When making an application, a draft order should be attached setting out the specific terms of the access, in particular:

  1. the work to the dominant land that may be carried out by entering upon the neighbouring land in pursuance of the order;

  2. the particular area of the neighbouring land that may be entered upon by virtue of the order for the purpose of carrying out the works, and

  3. the date on which, or the period during which, the land may be entered upon.



When granting the order, the Court may impose certain restrictions that it is felt are necessary. These act to avoid or limit the risk of loss, damage or injury to the neighbour or any other person by reason of the access order or limit any inconvenience or loss of privacy that might occur to the neighbour.

The order can be specific in setting out the manner in which the works are to be carried out, the working hours/day on which the works are to be done, the person/s who may undertake the works and what precautions need to be taken by the applicant when entering the neighbour’s land.

The Act also allows conditions to be imposed to require the applicant to pay compensation to the neighbour for any loss or damage which has occurred and for any substantial loss of privacy or substantial inconvenience; for the applicant to show that insurance cover against risk is in place and that a record of the condition of the neighbour land is made prior to the work commencing so that any alleged damage can be easily tracked.

As this is right that the applicant is asserting over land owned by the neighbour the court may order that the applicant pay the neighbour’s legal costs and expenses incurred in connection with the application with the ability of the Court to make a security for costs order to ensure that money is available in respect of such reasonable losses incurred by the neighbour.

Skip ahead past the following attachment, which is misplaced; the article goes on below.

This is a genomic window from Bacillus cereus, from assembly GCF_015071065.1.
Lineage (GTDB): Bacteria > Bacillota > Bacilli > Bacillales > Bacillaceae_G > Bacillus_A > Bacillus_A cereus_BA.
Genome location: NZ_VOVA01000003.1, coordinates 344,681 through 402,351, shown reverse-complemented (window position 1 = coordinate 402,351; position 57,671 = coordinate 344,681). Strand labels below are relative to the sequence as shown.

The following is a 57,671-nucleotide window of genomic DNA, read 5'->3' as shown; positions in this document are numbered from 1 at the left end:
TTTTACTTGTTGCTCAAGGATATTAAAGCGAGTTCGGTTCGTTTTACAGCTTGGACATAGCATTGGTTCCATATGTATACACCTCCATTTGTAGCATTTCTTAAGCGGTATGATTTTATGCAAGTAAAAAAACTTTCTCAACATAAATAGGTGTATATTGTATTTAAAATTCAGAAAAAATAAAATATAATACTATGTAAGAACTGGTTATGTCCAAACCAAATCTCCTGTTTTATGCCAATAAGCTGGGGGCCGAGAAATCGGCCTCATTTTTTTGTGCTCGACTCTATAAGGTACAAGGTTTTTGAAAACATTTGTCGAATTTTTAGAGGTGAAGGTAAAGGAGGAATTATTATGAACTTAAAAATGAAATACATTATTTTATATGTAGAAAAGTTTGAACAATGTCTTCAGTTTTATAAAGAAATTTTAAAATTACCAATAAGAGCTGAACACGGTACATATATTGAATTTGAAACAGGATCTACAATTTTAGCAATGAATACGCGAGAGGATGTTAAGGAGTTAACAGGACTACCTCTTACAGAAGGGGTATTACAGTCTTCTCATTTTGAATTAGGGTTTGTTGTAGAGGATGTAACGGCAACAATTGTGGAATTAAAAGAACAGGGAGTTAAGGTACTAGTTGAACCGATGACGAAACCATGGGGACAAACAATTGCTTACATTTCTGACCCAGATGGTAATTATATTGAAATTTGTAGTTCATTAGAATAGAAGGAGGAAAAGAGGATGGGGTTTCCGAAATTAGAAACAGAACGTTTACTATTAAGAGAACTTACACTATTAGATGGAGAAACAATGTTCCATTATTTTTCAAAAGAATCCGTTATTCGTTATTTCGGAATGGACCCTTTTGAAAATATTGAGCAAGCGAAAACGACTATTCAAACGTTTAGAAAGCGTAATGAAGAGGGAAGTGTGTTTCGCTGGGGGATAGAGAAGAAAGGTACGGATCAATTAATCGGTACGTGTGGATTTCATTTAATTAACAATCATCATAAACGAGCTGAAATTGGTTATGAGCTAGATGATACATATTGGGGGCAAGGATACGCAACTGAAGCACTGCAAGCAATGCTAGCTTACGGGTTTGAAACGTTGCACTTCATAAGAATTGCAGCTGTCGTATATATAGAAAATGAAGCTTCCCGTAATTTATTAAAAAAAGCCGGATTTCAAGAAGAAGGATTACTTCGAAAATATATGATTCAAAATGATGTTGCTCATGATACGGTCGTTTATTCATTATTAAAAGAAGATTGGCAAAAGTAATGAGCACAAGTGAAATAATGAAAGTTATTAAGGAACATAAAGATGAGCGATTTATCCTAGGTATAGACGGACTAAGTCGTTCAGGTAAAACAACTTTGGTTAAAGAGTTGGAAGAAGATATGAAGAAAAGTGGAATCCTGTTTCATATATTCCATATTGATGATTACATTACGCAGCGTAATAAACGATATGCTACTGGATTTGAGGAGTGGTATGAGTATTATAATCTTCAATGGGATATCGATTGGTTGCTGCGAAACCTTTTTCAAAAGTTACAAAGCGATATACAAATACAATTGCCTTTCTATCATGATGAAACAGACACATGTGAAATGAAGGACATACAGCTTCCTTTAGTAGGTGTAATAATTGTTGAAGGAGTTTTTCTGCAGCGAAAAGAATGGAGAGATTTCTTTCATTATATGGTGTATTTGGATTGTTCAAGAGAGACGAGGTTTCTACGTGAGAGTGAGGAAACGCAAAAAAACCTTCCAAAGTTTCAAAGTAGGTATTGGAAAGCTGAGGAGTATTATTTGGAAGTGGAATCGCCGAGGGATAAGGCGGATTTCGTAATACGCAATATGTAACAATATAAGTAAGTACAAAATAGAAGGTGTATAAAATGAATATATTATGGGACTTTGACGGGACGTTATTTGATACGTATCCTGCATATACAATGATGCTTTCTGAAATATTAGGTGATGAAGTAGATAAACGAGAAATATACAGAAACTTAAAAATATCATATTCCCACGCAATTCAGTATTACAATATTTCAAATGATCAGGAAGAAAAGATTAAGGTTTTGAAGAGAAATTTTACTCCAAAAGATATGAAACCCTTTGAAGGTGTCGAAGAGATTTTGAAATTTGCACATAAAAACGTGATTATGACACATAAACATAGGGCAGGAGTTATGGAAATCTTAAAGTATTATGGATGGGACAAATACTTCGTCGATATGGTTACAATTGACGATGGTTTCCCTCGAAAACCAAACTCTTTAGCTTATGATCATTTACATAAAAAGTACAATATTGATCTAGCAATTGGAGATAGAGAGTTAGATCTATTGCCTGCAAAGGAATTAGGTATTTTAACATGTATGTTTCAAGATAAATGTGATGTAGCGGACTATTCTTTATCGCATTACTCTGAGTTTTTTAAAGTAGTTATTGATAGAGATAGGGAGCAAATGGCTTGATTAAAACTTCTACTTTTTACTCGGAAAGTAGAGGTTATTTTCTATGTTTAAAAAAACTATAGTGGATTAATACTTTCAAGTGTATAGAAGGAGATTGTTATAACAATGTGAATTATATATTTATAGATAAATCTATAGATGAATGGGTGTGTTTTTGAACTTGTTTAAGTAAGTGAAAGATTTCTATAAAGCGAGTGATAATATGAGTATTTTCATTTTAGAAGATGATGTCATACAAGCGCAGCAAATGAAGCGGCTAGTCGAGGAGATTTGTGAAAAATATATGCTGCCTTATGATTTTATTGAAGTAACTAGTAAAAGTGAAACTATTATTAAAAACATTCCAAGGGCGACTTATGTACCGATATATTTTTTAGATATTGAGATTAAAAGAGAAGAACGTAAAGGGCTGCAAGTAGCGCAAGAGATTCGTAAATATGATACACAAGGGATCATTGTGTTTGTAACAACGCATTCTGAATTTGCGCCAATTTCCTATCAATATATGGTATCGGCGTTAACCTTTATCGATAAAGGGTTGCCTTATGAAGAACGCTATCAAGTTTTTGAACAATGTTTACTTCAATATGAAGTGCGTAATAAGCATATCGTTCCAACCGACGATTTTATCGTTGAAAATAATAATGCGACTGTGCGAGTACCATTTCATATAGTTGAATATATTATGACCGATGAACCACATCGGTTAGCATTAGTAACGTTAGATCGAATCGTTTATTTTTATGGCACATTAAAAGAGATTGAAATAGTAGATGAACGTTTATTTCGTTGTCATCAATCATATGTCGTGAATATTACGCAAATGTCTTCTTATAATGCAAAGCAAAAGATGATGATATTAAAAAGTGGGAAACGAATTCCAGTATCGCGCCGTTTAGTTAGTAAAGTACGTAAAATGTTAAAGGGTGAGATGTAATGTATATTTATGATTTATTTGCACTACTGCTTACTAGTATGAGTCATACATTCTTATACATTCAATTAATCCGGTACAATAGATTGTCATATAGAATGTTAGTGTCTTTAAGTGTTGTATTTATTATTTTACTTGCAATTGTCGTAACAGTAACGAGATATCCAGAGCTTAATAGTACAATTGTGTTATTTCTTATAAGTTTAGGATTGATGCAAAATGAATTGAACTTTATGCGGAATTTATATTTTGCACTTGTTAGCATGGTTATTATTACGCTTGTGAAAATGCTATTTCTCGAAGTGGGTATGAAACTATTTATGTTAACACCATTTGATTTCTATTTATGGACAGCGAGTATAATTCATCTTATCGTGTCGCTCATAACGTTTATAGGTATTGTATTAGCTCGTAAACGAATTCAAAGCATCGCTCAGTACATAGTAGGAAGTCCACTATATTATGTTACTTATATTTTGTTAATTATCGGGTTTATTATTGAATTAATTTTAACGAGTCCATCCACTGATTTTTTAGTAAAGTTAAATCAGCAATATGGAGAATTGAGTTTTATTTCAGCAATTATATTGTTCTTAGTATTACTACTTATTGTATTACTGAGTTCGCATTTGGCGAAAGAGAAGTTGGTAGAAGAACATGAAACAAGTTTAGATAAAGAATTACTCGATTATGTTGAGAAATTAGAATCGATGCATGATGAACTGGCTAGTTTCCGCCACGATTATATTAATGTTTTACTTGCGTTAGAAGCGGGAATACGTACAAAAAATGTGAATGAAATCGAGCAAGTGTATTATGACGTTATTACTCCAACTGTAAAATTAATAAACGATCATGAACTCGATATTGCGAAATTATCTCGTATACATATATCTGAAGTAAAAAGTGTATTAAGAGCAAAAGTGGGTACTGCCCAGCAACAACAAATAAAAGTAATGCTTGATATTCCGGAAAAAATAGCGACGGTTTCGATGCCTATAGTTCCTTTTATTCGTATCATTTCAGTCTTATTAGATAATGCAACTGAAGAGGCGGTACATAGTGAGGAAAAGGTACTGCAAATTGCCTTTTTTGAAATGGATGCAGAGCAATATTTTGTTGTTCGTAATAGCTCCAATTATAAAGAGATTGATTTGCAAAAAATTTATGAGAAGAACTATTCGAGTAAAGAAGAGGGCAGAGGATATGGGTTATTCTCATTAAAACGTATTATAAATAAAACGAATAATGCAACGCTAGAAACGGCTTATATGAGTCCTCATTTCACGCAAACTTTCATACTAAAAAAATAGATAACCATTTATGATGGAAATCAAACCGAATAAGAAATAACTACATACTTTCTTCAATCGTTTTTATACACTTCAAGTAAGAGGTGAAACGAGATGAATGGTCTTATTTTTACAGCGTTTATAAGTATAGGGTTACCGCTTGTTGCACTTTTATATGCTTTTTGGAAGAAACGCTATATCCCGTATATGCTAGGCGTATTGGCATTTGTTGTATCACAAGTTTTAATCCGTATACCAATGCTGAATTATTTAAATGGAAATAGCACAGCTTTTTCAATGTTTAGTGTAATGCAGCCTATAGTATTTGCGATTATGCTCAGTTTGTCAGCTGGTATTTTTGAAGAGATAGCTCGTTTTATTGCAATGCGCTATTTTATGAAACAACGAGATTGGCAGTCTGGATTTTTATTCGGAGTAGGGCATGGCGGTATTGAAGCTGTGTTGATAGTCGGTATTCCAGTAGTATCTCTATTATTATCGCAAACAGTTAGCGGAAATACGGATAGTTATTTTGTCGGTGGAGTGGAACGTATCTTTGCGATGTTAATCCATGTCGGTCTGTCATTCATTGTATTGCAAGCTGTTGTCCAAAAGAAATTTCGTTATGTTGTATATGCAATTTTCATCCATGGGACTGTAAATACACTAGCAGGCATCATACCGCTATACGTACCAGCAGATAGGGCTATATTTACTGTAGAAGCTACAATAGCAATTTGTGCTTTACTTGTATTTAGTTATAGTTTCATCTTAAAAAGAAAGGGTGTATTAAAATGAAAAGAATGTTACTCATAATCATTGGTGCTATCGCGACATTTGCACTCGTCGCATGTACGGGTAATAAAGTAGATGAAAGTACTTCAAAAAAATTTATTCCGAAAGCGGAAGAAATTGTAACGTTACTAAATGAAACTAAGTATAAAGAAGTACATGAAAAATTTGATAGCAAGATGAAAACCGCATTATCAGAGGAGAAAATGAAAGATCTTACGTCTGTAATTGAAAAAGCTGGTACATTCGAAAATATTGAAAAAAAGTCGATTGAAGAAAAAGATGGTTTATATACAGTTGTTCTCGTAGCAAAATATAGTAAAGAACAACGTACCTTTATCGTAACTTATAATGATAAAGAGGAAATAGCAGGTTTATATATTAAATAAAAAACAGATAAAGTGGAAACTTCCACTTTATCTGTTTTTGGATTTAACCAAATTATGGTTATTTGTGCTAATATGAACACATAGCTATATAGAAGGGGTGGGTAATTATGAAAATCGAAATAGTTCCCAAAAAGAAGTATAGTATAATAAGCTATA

Whilst the formalities of the Access to Neighbouring Land Act are available for use, like with any sort of litigation, starting this process off will incur expensive legal costs.

So keeping in mind the mantra from Ramsay Street, keeping neighbours as good friends will avoid the need to take these formal steps to enforce rights over someone else’s land.

Another good opportunity to shout-out mediation in these sort of situations. That can act as a half-way house where relations have broken down between neighbours but both neighbours appreciate that mediating a dispute such as this could end in a quicker and cheaper resolution.

Here at Tree Law we have a ‘Ramsay Street’ approved Access to neighbouring Land act process. This is a fixed-fee process which allows you to move forward with those claims which are struck as the access to adjacent land simply cannot be obtained. So for those tricky claims which just cannot progress to repair as a neighbour is refusing access to their land, get in touch.

Recents Posts

Share This Post

News Articles

The Sunday Times

Ive never thought of myself as an agony aunt in the traditional sense but, when I was asked by the Sunday Times to answer a

Can you do the Rubix Cube?

How many of your can complete a Rubix Cube? In a tree root subsidence claim there are so many competing interest which are often working

x  Powerful Protection for WordPress, from Shield Security
This Site Is Protected By
Shield Security